My friend Matteo Uggeri interviewed me for his blog CONCRETE SHELVES. We talk about Italian music, Billy Joel, tapes, and the 1968 Olympics. Read the entire interview here to learn more about my record collection and ambivalent relationship to the fetishism of the musical commodity.
The most visible and exposed records are “Montreal Taperun” and “Out of Standards” by the mythical ADN Italian records. You’re partially Canadian/American and Italian music lover, artist and journalist. Are you among those who think that Italian experimental music is so worldwide fundamental?
Yes, well I grew up in Westchester, NY not far from the Bronx where my dad is from. And I lived in Montreal for five years, a very formative and creative period for me. I’ve moved quite often and so my music collection is often divided and messy. Most of my old CD collection is still under a bed in my dad’s apartment. All my records and tapes are in my apartment with me now, as well as a bunch of more recent CDs, special CDs, box sets, stuff I’ve been sent for review purposes.
What you see so visibly on that shelf is a semi-rotating display of releases that don’t fit easily with the records, tapes or CD sections.
Montreal Taperun is pretty much what it sounds like. A bunch of local artists adding field-recordings to a tape in a kind of sonic corpse exquisite. I found it in the gift shop of the Canadian Centre for Architecture, a great museum of architecture and design in Montreal. The CCA also has a lovely archive for scholarly consultation, including the archive of the Chilean-American artist Gordon Matta-Clark, who I’m writing about at the moment. I love museum shops. They often have really great buyers curating books and music and so on, stuff you won’t find anywhere else.
The other (barely) visible object there, “Out of Standards!! – Italia 2 (1986)” is a relatively recent acquisition. Not so interesting a story, just bought it on Discogs
but a very interesting compilation with work from Christina Kubisch (who studied in Milano), Riccardo Sinigaglia (of Futuro Antico), and Raffaele Serra, among others. I think I was actually trying to track down a copy of Serra’s Kodak Ghost Poems LP when I discovered this tape for sale.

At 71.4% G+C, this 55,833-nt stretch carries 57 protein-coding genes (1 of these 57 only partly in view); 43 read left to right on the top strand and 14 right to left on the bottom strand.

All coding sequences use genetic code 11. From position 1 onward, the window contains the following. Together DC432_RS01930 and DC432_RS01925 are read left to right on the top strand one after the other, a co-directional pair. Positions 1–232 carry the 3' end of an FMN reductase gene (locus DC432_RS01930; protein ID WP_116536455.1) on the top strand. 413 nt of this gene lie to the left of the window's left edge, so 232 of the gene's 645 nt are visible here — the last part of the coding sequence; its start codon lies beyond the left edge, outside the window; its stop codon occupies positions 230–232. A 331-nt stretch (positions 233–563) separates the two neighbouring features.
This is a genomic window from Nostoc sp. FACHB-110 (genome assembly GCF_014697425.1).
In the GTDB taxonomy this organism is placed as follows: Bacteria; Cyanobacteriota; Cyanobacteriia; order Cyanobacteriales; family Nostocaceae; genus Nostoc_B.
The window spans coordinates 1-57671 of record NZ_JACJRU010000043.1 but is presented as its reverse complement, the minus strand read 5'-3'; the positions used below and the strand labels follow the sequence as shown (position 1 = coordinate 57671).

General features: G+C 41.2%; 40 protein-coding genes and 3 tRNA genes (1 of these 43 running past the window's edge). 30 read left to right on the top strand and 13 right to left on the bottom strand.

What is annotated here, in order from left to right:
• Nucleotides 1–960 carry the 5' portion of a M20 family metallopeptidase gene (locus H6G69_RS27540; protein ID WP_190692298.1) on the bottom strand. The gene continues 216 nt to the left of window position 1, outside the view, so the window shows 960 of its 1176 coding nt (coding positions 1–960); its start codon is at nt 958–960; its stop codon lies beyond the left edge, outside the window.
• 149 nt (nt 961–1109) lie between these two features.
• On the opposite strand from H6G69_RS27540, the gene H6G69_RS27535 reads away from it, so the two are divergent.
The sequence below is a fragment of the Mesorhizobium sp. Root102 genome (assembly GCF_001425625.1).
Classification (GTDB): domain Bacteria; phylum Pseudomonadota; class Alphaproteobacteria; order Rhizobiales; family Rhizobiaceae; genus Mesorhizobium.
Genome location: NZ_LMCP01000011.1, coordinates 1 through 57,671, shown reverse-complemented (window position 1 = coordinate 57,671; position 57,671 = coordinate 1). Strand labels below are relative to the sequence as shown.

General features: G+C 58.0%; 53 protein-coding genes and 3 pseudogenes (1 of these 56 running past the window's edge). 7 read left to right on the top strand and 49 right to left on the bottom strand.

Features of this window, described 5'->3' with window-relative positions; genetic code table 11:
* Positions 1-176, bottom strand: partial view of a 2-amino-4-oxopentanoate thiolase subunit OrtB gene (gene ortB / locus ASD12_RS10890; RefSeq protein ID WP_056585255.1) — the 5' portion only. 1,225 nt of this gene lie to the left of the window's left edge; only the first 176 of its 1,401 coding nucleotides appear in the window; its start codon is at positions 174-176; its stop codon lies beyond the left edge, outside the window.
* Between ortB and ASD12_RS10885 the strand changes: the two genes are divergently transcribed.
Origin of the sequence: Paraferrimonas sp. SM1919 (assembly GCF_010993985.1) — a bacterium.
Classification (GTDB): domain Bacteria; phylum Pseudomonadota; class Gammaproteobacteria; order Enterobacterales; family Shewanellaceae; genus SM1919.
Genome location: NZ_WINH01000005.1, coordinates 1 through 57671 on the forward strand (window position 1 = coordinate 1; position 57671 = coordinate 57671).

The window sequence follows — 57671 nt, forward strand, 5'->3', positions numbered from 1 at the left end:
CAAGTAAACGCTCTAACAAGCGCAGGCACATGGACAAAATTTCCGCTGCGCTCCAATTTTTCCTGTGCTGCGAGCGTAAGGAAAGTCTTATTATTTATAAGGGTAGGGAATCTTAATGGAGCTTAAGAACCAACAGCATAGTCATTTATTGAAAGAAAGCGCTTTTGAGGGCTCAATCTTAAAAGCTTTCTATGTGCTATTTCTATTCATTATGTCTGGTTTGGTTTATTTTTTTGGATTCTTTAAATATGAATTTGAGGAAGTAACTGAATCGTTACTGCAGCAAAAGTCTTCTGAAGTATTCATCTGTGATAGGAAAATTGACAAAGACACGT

I love the cassette culture of the 80s. I was born in 1984, so I grew up with vinyl and tapes at home, before CDs and Internet changed everything. Even though I was still young when Napster hit, I was trading tapes with friends at school. You know, Led Zeppelin, Pink Floyd, classic rock stuff mostly while at the same time downloading metal and hardcore and so on and buying CDs and 7″s at local concerts and around NY’s excellent record stores. But I’ve been very interested in the cassette culture of the 80s that I missed out on, especially the tape magazines like Tellus. I just love the how the ease of tapes allowed for this unique cultural moment. The internet obviously makes this kind of sharing easier but it’s also more precarious and more disposable as a result. I love how tapes have real limits and make us meet in person or exchange through the mail. And so these objects (also USB and SD cards and other unique physical releases) that don’t fit go here. I have a bunch of releases here from the great Indiana label Auris Apothecary. You can see Deep Magic’s microcassette there in the leftover from the scented candle it came inside of. I finally burnt it on my 30th birthday actually, just before moving to Minneapolis from Montreal. Peaking out on the bottom left shelf, below the shelf with all that junk, you can see a Tony Conrad mask. I got that from a conference in NY in October 2011. I remember the date because it was during Occupy Wall Street. Conrad couldn’t show up so he had five of his graduate students go instead, wearing masks and improvising different facets of his personality. Sadly that was the closest I came to meeting him.